June 18, 2020 – Thursday
Hosea 11:1-4 NIV
1 “When Israel was a child, I loved him, and out of Egypt I called my son.
2 But the more they were called, the more they went away from me. They sacrificed to the Baals and they burned incense to images.
3 It was I who taught Ephraim to walk, taking them by the arms; but they did not realize it was I who healed them.
4 I led them with cords of human kindness, with ties of love. To them I was like one who lifts a little child to the cheek, and I bent down to feed them.
Above we read Hosea’s words about God’s great love for Israel. And of Israel’s betrayal of His love with their sacrifices to the Baals and images. The falseness of Ephraim’s love for God is given in verse seven where Hosea writes My people are determined to turn from me. Even though they call me God Most High, I will by no means exalt them.
This is something we know about. It is in the movies, on TV, in novels, and in our lives. People express great love for one another, but seem determined to destroy that very same love and relationship by turning to someone or something else. You read that correctly someone or something else. Someone is easy to understand, but something else? How about greed or power, always wanting to make or have more money? How about always wanting a higher more powerful position? Or both? Or simply wanting more things, possessions. If it is not one thing, it is another.
The verses above are about God’s people of Israel (and Judah), but they are obviously just as applicable to us and our relationships with each other. Husband and wife, parent and child, one friend to another, employee and employer. All of these relationships can be honored and can be dishonored. The easiest to dishonor seems to be our relationship with God as individuals, a group/people, and even a nation as Israel and Judah did.
God’s love knows no bounds, but there are times when He lets us experience the painful fruit of dishonoring Him. Sometimes this is the only way we learn. Thus it was for Israel in the near term as Hosea prophesied and for Judah only a little while later. All too often we think we are getting away with our sin because we have yet to suffer the consequences for the sin. But the consequences are simply there waiting, just around the corner of the future. Hopefully the consequences will be short term as we return or turn to God, to Jesus our Savior, and not eternal if we do not turn to God.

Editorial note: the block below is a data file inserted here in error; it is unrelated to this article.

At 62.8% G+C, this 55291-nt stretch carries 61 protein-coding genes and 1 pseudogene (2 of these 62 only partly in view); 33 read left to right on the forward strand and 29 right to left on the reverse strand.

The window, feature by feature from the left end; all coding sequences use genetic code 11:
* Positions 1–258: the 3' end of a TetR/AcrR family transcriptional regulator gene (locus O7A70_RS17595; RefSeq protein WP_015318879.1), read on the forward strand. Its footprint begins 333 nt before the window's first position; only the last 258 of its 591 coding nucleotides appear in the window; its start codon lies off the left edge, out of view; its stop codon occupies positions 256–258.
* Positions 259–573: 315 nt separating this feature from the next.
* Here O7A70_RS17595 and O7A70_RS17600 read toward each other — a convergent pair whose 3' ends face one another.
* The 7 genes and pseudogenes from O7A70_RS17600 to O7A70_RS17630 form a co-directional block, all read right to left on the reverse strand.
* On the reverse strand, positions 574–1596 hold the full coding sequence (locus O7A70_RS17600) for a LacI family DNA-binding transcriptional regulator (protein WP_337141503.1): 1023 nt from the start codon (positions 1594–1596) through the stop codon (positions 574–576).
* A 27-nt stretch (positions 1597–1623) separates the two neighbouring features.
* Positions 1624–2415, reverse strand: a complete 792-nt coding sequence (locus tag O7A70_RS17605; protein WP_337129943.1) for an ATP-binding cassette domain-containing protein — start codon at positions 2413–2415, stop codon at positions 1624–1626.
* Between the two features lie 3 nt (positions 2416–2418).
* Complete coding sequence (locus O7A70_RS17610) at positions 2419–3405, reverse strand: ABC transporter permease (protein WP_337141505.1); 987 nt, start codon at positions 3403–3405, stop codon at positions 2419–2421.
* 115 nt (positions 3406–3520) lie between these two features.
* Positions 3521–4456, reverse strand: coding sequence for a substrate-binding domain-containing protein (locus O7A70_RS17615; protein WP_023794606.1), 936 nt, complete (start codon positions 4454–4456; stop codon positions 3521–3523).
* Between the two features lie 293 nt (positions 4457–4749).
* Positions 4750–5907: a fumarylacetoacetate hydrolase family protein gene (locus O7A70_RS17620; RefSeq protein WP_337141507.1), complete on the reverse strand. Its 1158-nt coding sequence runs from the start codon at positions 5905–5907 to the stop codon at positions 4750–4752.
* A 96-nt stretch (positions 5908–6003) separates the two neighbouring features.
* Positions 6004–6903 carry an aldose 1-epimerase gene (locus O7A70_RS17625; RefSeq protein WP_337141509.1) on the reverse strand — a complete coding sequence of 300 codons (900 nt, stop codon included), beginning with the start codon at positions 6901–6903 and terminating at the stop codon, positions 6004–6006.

In chapter 12:8 we read of the foolish pride where Ephraim boasts, “I am very rich; I have become wealthy. With all my wealth they will not find in me any iniquity or sin.” Of course this is an empty boast as wealth is no defense and God always knows the condition of our hearts and it is the condition of our hearts He is interested in. He makes this clear in Deuteronomy 30:6 The Lord your God will circumcise your hearts and the hearts of your descendants, so that you may love Him with all your heart and with all your soul, and live. And again in the New Testament when Paul writes in Romans 2:29 No, a person is a Jew who is one inwardly; and circumcision is circumcision of the heart, by the Spirit, not by the written code. Such a person’s praise is not from other people, but from God. And finally we determine it is a matter of faith when we read in Galatians 5:6 speaking of physical circumcision For in Christ Jesus neither circumcision nor uncircumcision has any value. The only thing that counts is faith expressing itself through love.
The question for each of us is the same as it was for Israel and Judah. Are we truly living by faith? Are we truly doing our best to walk with God? Are we truly expressing our faith through love? Or is it all fake? We cannot fool God no matter how hard we try. He knows our hearts. Don’t deceive yourself. Instead accept Jesus as your Lord and Savior. Let your life reflect your heart as you express your faith through acts of love.